Me - You remember (fill-in favorite family name) how we helped you get through college and now you have a professional career?
Adult Kid - Ah, yeah, where you going with this?
Me - Well I thought you could help us with retirement. Maybe pay our living expenses at a nice retirement community. You might even help us move.
Adult Kid - Oh sorry, I gotta go there’s another call coming in.
The above conversation is pure fiction, maybe fantasy, but could you imagine having it?
Today post idea came to me after reading a related question over at Mrs. 4444 (after having college kids her number might be reduced). Check out her post after you finish here.
How about answering this question.
When are adults responsible for other adults?Of course, there are exceptions involving disabilities but I’m not asking about that. I am interested in the normal full functioning adult person with normal capabilities and family relations.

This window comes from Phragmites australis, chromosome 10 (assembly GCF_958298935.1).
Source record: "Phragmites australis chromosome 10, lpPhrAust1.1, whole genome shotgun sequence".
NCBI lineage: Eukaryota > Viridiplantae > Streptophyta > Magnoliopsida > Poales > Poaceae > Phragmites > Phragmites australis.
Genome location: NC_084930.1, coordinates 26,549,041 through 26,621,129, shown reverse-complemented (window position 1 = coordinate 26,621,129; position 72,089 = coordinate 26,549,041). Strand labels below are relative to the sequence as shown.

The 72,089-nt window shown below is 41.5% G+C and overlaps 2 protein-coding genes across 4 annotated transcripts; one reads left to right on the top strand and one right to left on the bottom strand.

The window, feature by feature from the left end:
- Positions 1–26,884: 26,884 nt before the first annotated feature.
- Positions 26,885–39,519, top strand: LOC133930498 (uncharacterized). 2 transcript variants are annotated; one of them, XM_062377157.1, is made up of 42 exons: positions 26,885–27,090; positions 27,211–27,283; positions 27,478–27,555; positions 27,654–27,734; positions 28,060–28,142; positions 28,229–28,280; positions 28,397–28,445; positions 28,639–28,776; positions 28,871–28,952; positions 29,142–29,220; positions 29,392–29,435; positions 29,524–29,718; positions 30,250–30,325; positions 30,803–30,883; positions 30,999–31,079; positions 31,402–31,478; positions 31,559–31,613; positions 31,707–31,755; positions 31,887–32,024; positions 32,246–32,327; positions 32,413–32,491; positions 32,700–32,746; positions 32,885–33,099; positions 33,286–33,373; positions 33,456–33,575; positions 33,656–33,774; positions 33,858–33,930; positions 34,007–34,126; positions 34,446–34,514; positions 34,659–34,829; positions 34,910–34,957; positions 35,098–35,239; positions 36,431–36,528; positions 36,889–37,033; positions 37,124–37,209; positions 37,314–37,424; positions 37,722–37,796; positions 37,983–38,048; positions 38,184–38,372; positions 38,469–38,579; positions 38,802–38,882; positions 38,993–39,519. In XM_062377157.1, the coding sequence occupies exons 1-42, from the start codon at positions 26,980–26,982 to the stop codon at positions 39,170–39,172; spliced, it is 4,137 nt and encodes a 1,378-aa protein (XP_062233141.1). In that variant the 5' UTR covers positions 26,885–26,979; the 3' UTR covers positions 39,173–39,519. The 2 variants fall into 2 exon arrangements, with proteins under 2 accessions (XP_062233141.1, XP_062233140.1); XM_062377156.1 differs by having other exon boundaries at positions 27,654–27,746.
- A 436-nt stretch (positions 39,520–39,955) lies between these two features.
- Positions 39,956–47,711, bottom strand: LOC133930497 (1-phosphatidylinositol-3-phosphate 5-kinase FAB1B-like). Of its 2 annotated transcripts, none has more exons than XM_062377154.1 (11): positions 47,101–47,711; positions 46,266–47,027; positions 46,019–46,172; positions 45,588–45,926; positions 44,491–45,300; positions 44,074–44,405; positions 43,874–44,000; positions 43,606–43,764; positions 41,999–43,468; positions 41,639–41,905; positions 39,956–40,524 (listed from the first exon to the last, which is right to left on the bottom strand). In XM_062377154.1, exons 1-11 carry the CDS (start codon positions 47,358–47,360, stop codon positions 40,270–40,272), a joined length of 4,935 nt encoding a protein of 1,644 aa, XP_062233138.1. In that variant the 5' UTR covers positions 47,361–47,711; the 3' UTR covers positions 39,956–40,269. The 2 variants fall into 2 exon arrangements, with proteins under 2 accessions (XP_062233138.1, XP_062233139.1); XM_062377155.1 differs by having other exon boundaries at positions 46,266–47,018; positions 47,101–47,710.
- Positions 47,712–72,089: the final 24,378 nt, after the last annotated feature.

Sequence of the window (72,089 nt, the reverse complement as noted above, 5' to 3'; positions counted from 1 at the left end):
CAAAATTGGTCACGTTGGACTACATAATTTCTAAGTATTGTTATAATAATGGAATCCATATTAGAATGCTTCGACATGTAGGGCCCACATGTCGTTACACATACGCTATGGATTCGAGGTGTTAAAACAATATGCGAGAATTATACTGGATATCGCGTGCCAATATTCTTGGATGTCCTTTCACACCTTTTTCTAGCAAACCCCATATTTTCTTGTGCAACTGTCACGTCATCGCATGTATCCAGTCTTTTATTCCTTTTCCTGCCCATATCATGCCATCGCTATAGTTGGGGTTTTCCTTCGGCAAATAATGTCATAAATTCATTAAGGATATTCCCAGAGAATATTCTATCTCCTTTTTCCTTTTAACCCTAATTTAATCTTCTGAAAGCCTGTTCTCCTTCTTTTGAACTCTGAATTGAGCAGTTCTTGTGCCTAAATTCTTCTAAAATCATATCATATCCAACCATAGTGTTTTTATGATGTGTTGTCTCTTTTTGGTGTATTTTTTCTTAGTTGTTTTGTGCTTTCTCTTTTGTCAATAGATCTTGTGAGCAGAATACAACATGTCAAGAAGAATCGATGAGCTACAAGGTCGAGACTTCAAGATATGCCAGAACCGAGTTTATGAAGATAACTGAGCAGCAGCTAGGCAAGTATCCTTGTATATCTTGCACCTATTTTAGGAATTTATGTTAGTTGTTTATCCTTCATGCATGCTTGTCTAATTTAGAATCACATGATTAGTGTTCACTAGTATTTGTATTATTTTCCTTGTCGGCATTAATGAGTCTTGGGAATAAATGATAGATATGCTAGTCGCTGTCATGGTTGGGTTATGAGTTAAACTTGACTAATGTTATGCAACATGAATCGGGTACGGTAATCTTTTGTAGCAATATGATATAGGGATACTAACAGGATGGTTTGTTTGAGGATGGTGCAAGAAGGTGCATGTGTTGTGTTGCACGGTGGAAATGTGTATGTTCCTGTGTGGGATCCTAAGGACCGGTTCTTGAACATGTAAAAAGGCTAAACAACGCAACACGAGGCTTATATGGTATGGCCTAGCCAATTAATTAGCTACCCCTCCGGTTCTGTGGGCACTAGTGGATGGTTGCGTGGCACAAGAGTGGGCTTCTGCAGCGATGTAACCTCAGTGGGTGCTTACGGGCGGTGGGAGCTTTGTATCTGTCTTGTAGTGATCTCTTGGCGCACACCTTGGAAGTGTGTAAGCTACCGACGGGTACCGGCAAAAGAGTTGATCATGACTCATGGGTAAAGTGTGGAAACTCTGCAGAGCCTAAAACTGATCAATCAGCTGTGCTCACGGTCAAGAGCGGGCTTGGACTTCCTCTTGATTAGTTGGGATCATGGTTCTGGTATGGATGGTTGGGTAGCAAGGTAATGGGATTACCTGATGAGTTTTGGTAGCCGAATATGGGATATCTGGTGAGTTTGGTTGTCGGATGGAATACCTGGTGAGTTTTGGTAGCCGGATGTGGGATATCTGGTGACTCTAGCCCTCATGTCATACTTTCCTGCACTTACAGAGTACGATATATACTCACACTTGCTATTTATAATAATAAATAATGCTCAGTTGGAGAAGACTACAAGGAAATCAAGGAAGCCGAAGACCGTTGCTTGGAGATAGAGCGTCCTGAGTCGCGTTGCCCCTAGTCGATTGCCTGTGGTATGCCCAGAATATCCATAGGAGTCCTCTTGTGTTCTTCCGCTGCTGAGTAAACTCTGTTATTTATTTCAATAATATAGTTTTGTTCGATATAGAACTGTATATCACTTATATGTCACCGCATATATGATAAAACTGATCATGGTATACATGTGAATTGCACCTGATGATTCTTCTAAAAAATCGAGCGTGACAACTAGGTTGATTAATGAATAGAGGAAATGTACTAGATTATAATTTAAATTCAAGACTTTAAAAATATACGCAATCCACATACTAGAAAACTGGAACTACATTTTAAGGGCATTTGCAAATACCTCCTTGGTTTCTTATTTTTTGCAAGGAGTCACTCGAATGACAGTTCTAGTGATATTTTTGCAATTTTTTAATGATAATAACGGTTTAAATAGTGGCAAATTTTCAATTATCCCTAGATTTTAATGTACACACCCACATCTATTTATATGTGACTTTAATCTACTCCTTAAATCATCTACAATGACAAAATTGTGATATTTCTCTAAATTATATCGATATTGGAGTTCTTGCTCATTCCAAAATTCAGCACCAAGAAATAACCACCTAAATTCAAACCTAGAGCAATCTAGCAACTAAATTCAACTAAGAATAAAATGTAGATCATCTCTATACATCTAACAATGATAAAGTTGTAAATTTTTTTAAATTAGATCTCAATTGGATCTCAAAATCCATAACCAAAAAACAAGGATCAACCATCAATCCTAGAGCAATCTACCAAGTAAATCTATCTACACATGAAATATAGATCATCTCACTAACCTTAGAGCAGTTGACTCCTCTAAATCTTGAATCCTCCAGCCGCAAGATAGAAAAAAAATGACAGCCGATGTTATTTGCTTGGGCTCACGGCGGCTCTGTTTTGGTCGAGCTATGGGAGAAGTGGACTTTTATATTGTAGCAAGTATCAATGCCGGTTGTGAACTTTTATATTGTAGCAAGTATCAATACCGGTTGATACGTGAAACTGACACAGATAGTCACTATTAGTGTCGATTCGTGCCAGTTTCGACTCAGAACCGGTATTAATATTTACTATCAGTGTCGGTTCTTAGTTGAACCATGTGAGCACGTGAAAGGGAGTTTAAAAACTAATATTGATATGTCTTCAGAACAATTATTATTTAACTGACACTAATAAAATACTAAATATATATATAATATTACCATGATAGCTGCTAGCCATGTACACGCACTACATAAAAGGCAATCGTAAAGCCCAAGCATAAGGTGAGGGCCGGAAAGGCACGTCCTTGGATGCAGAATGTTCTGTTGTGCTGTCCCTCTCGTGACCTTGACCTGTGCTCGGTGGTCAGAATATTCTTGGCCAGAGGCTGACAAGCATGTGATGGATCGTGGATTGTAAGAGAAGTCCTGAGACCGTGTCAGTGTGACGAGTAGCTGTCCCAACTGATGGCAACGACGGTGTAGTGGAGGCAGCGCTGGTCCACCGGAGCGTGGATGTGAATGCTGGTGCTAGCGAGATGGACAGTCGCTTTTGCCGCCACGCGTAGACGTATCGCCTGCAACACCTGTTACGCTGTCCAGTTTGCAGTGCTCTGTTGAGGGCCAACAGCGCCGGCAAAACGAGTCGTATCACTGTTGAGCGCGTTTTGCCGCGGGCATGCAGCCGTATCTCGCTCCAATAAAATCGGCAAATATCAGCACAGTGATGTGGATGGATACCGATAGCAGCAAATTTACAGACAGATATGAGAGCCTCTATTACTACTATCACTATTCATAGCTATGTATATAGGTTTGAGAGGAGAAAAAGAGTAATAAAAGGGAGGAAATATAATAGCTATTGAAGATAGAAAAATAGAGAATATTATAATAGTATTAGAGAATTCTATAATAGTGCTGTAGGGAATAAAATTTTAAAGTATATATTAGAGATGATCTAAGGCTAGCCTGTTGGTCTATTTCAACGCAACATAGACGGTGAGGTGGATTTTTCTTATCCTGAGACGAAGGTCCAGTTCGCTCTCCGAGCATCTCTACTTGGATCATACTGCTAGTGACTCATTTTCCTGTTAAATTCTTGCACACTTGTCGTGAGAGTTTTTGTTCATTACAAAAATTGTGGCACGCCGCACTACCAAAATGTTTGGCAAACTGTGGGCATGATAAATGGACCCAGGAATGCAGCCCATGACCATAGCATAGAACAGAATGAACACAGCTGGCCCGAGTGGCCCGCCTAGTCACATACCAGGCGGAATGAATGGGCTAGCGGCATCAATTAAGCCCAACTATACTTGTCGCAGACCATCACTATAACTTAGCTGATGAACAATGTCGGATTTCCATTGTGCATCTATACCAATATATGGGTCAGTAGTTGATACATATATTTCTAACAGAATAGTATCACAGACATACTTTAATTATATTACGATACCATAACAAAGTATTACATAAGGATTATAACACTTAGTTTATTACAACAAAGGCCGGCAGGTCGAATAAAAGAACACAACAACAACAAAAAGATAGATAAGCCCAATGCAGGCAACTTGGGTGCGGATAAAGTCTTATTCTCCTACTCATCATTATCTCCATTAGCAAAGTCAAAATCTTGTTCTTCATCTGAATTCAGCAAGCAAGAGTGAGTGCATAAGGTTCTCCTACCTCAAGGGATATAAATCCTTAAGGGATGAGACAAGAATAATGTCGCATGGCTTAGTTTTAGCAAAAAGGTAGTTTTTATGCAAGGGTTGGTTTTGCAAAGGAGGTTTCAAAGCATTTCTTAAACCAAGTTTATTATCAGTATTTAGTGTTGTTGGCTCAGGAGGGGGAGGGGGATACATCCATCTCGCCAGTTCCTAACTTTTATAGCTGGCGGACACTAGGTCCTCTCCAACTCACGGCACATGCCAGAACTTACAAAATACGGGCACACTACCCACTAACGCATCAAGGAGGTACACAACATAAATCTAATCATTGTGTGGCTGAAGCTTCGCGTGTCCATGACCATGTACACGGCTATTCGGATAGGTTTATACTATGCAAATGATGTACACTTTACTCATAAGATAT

We also need to agree on the age a person becomes an adult. Many of us know 30 something guys who rarely act as an adult (men vs. women maturity - not a fair question?).
But here in the US, a eighteen year old can be trained to kill for our country. If war is necessary (please I don’t want to go off on that tangent right now) then we probably agree that we want adults fighting. For the question posed above lets bump the age up to 21.
I've noticed a shift in our culture over my adult life. It's expected that things change they always do and will forever change. Right now, there's some unwritten rule that parents need to cover college expenses that didn't exist when I was college age. Maybe my parents just fooled me?
Some thoughts of mine:
- College is not for everyone.
- Colleges don't give refunds.
- The money involved in these decisions is a serious amount of money.
- Degrees are granted to all ages.
- The best investment you can make is in yourself and your future.
- Learning doesn't always happen in the classroom.
- The period to earn a degree can stretch over many years.
- People do better when they have "skin in the game".
- Some of the most serious students are ones that became unemployed.